Ministerial Response to Off Patent Bill

Please see response below from the Department of Health to the letter that was published in that austere British broadsheet, The Telegraph, earlier this month. The DoH’s response, although predictable, is surprisingly clear and sensible. The signatories, including Prof G, clearly didn’t think through all of the issues. Obviously we need more discussion and clarity about the use of the terms ‘off-label’, ‘off-license’, ‘off-patent’ and ‘repurposing’. Prof G now feels quite foolish about how naive he was in formulating, and taking, a public position on the Off Patent Drugs Bill. Let’s hope he learns from this experience.

SIR – The Government must act in order to address the widespread variation in access to low-cost, clinically effective treatments.
On November 6, Nick Thomas-Symonds’s Off-Patent Drugs Bill will be debated in the House of Commons. By reducing the barriers to the availability of repurposed drugs on the NHS, this Bill has the potential to save lives.
We fully endorse the principles of this Bill and hope the Government will support it so that it becomes law. It could benefit hundreds of thousands of people – some of whom currently face limited treatment options – with a range of diseases, including cancers of breast, prostate, brain and blood, as well as multiple sclerosis, Parkinson’s disease and Alzheimer’s disease.
It is vital to have a mechanism in place to ensure that drugs that have been shown to be clinically effective in a new way can be made routinely available to patients who need them.
Dr Giles Maskell
President, Royal College of Radiologists
Ian K Ritchie
President, Royal College of Surgeons of Edinburgh
Professor J Michael Dixon
Professor of Breast Surgery, University of Edinburgh
Professor Ian Smith
Head of Breast Unit, Royal Marsden
Sir John Burn
Professor of Clinical Genetics, Newcastle University
Dr Jeremy Chataway 
National Hospital for Neurology and Neurosurgery
Professor Jack Cuzick
Head, Centre for Cancer Prevention
Director, Wolfson Institute of Preventive Medicine, Queen Mary University of London
Professor Susan Short 
Professor of Clinical Oncology and Neuro-Oncology, Leeds Institute of Cancer and Pathology, St James’s University Hospital
Professor Gavin Giovannoni
Professor of Neurology, Barts and the London School of Medicine and Dentistry
Dr Alistair Blair
Chief Clinical Officer, NHS Northumberland CCG and GP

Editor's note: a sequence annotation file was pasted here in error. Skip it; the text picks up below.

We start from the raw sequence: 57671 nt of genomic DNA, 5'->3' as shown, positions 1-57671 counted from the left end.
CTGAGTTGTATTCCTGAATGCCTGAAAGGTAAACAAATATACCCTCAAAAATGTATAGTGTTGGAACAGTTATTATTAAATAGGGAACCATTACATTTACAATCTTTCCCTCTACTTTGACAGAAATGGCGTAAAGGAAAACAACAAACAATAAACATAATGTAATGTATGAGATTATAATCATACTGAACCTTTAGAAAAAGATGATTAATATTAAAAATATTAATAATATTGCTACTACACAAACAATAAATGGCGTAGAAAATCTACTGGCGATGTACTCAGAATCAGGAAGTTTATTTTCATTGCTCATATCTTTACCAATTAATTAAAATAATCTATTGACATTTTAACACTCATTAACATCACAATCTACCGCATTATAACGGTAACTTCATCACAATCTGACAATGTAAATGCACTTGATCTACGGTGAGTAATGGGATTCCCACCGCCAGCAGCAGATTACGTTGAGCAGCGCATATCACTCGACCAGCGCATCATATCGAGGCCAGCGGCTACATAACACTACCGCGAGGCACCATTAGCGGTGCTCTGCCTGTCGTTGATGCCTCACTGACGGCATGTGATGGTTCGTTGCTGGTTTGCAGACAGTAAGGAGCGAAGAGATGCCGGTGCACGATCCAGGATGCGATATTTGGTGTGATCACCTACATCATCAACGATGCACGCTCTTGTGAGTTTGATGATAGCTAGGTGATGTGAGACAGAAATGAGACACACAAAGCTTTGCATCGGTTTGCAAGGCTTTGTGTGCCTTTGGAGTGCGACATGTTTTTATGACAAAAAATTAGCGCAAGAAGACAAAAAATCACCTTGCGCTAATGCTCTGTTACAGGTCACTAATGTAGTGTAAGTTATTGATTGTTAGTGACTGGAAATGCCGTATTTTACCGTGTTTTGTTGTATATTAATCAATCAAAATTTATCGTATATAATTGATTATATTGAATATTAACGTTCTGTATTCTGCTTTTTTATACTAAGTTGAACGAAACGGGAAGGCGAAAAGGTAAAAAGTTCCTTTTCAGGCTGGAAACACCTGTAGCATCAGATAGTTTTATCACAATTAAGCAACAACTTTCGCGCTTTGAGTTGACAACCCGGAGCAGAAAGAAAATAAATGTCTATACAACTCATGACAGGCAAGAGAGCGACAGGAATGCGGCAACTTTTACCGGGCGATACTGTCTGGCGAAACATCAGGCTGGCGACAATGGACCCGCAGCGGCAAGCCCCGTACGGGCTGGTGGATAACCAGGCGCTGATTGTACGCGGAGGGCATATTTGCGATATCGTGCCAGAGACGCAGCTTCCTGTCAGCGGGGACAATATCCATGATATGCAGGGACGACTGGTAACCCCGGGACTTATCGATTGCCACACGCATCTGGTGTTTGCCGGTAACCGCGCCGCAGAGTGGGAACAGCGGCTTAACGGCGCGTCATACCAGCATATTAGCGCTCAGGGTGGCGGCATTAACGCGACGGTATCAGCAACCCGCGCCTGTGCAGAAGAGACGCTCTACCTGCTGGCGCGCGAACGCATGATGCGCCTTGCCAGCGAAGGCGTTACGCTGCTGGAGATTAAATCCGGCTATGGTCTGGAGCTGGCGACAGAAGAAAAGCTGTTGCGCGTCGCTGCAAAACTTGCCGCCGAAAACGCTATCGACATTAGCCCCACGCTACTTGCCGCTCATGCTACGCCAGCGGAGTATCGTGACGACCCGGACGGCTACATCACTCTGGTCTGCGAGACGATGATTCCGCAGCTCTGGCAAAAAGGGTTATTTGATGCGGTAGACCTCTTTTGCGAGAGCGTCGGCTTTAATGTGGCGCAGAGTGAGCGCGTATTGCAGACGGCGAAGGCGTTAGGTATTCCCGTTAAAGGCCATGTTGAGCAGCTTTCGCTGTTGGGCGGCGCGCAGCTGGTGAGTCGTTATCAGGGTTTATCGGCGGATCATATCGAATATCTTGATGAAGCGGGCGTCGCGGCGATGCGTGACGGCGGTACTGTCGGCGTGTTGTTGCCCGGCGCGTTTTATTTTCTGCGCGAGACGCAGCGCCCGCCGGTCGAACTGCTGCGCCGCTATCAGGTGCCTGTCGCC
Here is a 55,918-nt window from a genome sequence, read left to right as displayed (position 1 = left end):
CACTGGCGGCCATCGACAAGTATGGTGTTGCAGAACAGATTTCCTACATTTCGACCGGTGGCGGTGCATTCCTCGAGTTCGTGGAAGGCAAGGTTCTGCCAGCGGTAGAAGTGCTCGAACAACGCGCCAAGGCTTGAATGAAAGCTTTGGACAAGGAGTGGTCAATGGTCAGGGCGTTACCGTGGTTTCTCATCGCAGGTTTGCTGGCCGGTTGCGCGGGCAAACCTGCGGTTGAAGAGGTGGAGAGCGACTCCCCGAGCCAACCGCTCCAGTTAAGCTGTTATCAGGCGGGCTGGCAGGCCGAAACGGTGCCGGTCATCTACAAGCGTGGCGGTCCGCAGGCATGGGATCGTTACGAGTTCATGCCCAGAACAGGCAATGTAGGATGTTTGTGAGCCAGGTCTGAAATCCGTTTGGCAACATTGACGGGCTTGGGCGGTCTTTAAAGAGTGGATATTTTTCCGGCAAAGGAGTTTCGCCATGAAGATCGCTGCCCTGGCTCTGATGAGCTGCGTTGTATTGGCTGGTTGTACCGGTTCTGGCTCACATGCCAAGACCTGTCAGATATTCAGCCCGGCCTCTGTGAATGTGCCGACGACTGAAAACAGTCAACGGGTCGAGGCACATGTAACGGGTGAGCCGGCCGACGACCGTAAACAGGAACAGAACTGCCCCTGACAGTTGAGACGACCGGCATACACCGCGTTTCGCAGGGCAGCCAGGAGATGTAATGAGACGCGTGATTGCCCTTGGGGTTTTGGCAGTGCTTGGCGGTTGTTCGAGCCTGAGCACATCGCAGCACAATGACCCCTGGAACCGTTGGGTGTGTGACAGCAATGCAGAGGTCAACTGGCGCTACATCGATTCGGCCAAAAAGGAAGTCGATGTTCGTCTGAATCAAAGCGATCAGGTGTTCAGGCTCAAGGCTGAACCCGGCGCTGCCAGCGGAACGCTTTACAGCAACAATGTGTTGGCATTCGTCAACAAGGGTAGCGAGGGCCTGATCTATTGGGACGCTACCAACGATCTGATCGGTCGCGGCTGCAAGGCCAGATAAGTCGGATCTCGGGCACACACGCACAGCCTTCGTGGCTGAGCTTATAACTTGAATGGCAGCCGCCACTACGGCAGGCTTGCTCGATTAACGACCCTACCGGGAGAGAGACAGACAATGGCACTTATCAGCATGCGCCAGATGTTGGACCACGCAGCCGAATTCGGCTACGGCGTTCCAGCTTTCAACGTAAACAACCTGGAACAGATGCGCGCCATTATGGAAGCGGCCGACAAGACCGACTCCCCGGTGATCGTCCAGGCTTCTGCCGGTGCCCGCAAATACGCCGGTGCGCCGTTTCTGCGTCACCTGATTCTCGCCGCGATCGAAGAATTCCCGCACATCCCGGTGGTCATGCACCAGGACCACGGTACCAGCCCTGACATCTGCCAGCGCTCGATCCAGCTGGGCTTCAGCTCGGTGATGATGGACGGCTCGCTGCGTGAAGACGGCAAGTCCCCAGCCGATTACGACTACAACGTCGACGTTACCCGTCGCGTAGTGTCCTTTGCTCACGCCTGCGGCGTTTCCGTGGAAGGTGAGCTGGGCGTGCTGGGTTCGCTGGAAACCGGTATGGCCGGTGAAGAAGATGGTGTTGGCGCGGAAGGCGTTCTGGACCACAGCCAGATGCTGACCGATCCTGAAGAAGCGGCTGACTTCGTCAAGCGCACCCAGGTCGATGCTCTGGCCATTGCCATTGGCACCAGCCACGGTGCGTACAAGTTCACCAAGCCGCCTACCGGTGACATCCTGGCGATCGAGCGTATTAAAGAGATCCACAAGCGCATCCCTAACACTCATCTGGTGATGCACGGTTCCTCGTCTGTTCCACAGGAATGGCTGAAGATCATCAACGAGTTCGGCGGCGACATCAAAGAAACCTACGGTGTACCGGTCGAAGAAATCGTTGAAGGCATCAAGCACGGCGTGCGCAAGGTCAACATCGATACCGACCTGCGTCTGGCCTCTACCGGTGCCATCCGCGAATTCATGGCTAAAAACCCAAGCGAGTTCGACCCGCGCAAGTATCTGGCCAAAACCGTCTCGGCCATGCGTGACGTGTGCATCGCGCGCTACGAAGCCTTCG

Professor Andrew Tutt
Professor of Oncology, King’s College London
Head of the Division of Breast Cancer Research, Institute of Cancer Research, London
Dr Klaus Schmierer
Reader in Clinical Neurology and Consultant Neurologist (Hon), Blizard Institute (Neuroscience), Queen Mary University of London, Royal London Hospital (Barts Health NHS Trust)
Professor Sanjeev Krishna 
Institute for Infection and Immunity, St George’s, University of London
Professor David A Walker
Professor of Paediatric Oncology, Children’s Brain Tumour Research Centre, University of Nottingham
Dr Richard Baird
Academic Consultant in Experimental Cancer Therapeutics, University of Cambridge
Honorary Consultant in Medical Oncology, Addenbrooke’s Hospital
Professor Graham T Layer
Consultant General and Breast Surgeon, Royal Surrey County Hospital
Visiting Professor of Surgical Sciences, Surrey University
Professor Johann de Bono
Head of the Division of Clinical Studies, Institute of Cancer Research, London
Professor Robert Coleman
Yorkshire Cancer Research Professor of Medical Oncology, Academic Unit of Clinical Oncology, Weston Park Hospital, University of Sheffield
Professor Robert Huddart
Professor of Urological Cancer, Institute of Cancer Research, London
Professor Gareth Evans
Professor of Genomic Medicine and Cancer Epidemiology/ Honorary Consultant Clinical Geneticist, Manchester Centre for Genomic Medicine, University of Manchester
Professor Ian Judson
Professor of Cancer Pharmacology, Institute of Cancer Research, London
Professor Peter Schmid
Centre Lead, Centre for Experimental Cancer Medicine, Barts Cancer Institute, Queen Mary University of London
Dr Marc Tischkowitz
Reader and Honorary Consultant Physician in Medical Genetics, Department of Medical Genetics, University of Cambridge
Professor Anthony Howell
Professor of Medical Oncology/ Research Director, Genesis Breast Cancer Prevention Centre, University Hospital of South Manchester NHS Foundation Trust
Professor Carlo Palmieri
Professor of Translational Oncology, Clatterbridge Cancer Centre, University of Liverpool
Dr Alistair Ring
Consultant Medical Oncologist, Royal Marsden NHS Foundation Trust
Dr Ellen Copson
Associate Professor in Medical Oncology and Honorary Medical Oncology Consultant, University Hospital Southampton Foundation NHS Trust
Dr Sacha Howell
Senior Lecturer and Honorary Consultant in Medical Oncology, University of Manchester
Department of Medical Oncology, Christie NHS Foundation Trust
Professor Adrian L Harris
Professor of Medical Oncology, Department of Oncology, Oxford University
Dr Nick Turner
Team Leader in Molecular Oncology, Institute of Cancer Research, London
Professor Trevor Powles
Medical Director, Cancer Centre London
Professor D J Dodwell
Institute of Oncology, St James Hospital
Stephen R D Johnston
Professor of Breast Cancer Medicine and Director of Breast and Plastics Clinical Business Unit, Royal Marsden NHS Foundation Trust
Professor Nandita de Souza
Professor of Translational Imaging, Institute of Cancer Research, London
Professor Devinder Kumar
Department of Surgery, St George’s, University of London
Charlie Chan
Consultant Surgeon, Cheltenham Nuffield Hospital
Dr Matt Williams
Consultant Neuro-Oncologist and Honorary Clinical Lecturer, Imperial College
Dr Adrian Harnett
Consultant Clinical Oncologist, Norfolk and Norwich University Hospital NHS Foundation Trust
Honorary Senior Lecturer, University of East Anglia
Professor Mark Hull
Professor of Molecular Gastroenterology and Consultant Gastroenterologist, University of Leeds and Leeds Teaching Hospitals Trust